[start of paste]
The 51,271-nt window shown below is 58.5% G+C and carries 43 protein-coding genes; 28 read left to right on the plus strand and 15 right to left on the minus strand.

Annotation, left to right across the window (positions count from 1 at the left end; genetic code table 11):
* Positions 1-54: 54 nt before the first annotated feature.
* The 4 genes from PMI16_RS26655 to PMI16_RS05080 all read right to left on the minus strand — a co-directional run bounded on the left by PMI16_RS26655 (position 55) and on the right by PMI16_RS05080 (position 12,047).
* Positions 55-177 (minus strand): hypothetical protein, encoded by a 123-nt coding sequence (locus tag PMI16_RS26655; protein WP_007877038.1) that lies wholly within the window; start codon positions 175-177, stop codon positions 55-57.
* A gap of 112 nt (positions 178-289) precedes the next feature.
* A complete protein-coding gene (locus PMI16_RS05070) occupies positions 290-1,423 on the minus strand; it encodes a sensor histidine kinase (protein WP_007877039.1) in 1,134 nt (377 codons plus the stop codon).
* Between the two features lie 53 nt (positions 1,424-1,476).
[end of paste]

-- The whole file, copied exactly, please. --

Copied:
The 51,271-nt window shown below is 58.5% G+C and carries 43 protein-coding genes; 28 read left to right on the plus strand and 15 right to left on the minus strand.

Annotation, left to right across the window (positions count from 1 at the left end; genetic code table 11):
* Positions 1-54: 54 nt before the first annotated feature.
* The 4 genes from PMI16_RS26655 to PMI16_RS05080 all read right to left on the minus strand — a co-directional run bounded on the left by PMI16_RS26655 (position 55) and on the right by PMI16_RS05080 (position 12,047).
* Positions 55-177 (minus strand): hypothetical protein, encoded by a 123-nt coding sequence (locus tag PMI16_RS26655; protein WP_007877038.1) that lies wholly within the window; start codon positions 175-177, stop codon positions 55-57.
* A gap of 112 nt (positions 178-289) precedes the next feature.
* A complete protein-coding gene (locus PMI16_RS05070) occupies positions 290-1,423 on the minus strand; it encodes a sensor histidine kinase (protein WP_007877039.1) in 1,134 nt (377 codons plus the stop codon).
* Between the two features lie 53 nt (positions 1,424-1,476).